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Discussion Starter · #1 ·
I'm looking for a 1911 and a .22. What would you do? I was looking at a Kimber today at about $900 with a $300 conversion to .22. Is the conversion kit worth it or should I consider two guns? $300 appears to be the price of an average .22

I have never broken down a gun and changed out a barrel (and, thanks to the libs, it will be about 8 more weeks before I do). Is it a pain in the but? Would I be better served shooting a converted really good gun or a purposeful .22?
 

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The answer to your question really depends on the conversion kit involved. I do not know about the Kimber but the fact that the kit and the gun come from the same manufacturer is a plus - and Kimber makes nice guns.
I do have a Ciener conversion for a 1911. It works very nicely - accurate, reliable - on a Springfield .45 that I own. It won't fit on a gun that has been accurized (rails swaged, etc.).
Many target shooters have used the well-known Kart Conversions for their .45's in Bullseye competition. There seems to be a love it or hate it relationship there.
Personally, I'd give it a try. The switch from .45 to .22 is something that you can do in a few seconds - at least with the Ciener kit (I imagine that the Kimber kit is as efficient). Taking down a .45 is something that you can learn to do with your eyes closed.
There is a strong argument for having a "purposeful .22" but for casual shooting, and maybe some competition, the conversion should be fine. If it functions as advertised. The lure of the conversion is, especially in places where permits are needed and hard to get - like NYC - that you don't have the hassle of applying for a second gun.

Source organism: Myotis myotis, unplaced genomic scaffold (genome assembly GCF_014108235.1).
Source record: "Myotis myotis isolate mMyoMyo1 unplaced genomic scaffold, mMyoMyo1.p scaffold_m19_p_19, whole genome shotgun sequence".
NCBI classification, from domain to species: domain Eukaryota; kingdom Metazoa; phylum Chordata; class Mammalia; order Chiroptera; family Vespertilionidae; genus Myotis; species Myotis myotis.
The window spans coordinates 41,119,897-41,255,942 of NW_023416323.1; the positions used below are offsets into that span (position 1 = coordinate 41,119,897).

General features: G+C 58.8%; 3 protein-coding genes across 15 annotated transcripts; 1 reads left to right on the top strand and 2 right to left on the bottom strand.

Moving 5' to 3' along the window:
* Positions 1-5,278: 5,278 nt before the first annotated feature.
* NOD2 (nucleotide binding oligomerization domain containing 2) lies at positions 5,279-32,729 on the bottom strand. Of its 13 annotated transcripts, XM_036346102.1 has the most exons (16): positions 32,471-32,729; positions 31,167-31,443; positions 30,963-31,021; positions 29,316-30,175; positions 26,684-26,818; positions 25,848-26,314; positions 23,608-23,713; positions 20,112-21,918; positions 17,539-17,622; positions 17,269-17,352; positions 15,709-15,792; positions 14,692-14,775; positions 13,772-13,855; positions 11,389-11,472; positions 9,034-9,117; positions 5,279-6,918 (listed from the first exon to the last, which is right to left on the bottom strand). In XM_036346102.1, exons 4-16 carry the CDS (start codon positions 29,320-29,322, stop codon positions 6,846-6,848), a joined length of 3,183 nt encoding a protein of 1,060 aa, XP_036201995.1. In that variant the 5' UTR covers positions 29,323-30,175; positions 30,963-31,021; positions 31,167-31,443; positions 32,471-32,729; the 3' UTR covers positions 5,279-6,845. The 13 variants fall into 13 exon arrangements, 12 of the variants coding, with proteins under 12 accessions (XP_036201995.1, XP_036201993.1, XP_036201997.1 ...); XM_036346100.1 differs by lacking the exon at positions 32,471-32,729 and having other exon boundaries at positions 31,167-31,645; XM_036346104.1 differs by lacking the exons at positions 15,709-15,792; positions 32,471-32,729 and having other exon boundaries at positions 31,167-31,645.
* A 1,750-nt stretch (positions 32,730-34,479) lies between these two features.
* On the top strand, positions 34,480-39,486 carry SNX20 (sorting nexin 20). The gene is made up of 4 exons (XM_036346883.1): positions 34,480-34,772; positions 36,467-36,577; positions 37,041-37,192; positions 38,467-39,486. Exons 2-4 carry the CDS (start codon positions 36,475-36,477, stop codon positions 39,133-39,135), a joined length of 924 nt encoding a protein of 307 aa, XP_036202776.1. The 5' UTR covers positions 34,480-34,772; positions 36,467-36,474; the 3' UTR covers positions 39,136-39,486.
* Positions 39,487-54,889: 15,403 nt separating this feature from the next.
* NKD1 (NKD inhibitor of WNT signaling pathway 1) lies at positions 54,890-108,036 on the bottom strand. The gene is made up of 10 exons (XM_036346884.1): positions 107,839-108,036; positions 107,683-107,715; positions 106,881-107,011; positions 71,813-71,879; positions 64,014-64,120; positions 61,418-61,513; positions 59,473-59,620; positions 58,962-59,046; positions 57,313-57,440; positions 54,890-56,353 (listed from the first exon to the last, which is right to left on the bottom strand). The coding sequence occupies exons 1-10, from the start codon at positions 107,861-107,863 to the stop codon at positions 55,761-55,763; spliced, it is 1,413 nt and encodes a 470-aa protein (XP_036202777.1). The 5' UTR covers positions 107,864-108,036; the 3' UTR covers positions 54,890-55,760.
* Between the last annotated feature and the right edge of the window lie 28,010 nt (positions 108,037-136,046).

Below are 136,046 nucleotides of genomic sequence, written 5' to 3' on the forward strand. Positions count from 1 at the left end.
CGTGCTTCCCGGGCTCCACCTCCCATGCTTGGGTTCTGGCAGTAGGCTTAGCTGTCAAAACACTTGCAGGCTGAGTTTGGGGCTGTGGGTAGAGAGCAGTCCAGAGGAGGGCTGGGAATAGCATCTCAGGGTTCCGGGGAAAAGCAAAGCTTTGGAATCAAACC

Pete
 

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Discussion Starter · #3 ·
Yup, that what I was hoping to hear. If it's easy to do and accurate then that's the best route for me. Thanks.
 

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Changing from 45 ACP to 22LR is no more difficult than taking the gun down and putting back together for cleaning. I still believe you should look at the Springfield guns as they are very comparable to Kimber but a couple hundred dollars less. The majority of conversion units fit any model of 1911 but there are some that are fit to very close tolerances and are not as versatile. These units are rather expensive, as you can imagine, and one is unlikely to buy them by accident.
The biggest knocks against conversion units that I have heard are the cost of extra magazines and the lack of a slide lock. The latter can eventually cause firing pin damage if one loses track of the number of shots fired and snaps the trigger on an empty chamber. I like my conversion kit for practice reasons though grab a dedicated 22 pistol for most carry use.
 

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Discussion Starter · #5 ·